Roseanne And White Lives Matter

The country managed to survive without Roseanne for more than two decades. The question is will we survive now that the white-lives-matter show is back on the air?

I have my doubts, but hope persists.

ABC supposedly resurrected Roseanne, starring right-wing conspiracy nut and Tr-mper, Roseanne Barr, as part of its “Heartland Strategy After Tr-mp’s Victory,” to use the New York Times’ phrasing. The paper told us:

On the morning after the 2016 election, a group of nearly a dozen ABC executives gathered at their Burbank, Calif., headquarters to determine what Donald J. Trump’s victory meant for the network’s future.

“We looked at each other and said, ‘There’s a lot about this country we need to learn a lot more about, here on the coasts,’” Ben Sherwood, the president of Disney and ABC’s television group, said in an interview.

They began asking themselves which audiences they were not serving well and what they could do to better live up to the company name — the American Broadcasting Company. By the meeting’s end, they had in place the beginnings of a revised strategy that led the network to reboot a past hit centered on a struggling Midwestern family, a show that had a chance to appeal to the voters who had helped put Mr. Trump in the White House.

The rest is history, of course. Roseanne’s premiere this week was, in today’s shrinking old-school-broadcasting world, more popular, and lucrative, than ABC executives could have ever hoped for. In fact, the president of Disney (and, thus, ABC TV), Ben Sherwood, thought the Nielsen ratings were so high that there must have been some kind of mistake made. But there was no mistake. Just brilliant timing and marketing to, in many cases, a less-than-brilliant demographic.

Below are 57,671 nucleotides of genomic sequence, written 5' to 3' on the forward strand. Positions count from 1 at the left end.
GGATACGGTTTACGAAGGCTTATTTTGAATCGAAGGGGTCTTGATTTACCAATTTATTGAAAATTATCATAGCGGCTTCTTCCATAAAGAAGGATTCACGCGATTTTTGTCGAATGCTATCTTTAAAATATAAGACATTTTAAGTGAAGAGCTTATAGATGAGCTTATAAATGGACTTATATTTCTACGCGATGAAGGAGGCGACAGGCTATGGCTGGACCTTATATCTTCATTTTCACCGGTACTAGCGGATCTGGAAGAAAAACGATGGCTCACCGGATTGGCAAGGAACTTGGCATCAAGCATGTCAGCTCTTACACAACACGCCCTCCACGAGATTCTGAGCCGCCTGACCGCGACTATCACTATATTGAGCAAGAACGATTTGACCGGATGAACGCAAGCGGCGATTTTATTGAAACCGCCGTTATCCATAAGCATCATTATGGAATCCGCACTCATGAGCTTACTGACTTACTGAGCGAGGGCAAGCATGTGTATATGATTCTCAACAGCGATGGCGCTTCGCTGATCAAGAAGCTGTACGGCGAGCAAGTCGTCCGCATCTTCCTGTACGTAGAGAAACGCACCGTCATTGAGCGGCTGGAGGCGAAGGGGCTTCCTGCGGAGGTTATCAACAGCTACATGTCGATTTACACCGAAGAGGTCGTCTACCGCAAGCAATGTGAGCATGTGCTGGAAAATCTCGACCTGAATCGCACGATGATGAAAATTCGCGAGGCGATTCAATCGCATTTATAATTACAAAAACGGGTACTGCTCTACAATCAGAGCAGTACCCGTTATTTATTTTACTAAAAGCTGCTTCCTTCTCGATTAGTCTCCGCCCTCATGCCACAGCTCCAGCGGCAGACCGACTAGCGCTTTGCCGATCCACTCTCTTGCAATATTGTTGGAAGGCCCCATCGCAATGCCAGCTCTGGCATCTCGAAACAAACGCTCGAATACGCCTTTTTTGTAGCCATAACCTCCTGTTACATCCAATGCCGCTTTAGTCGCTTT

All of that would be fine, I suppose, if it weren’t for some of the ridiculous comments people like Ben Sherwood have subsequently made. He simply could have said that Disney and ABC are in the business of making money and, well, there is money to be made by pandering to a group of white conservatives, among whom are many, like Roseanne, who believe in weird conspiracies and don’t like work-hungry immigrants all that much. But instead Sherwood said to the Times about the Roseanne clan:

People gather round and they see themselves in this family. It speaks to a large number of people in the country who don’t see themselves on television very often.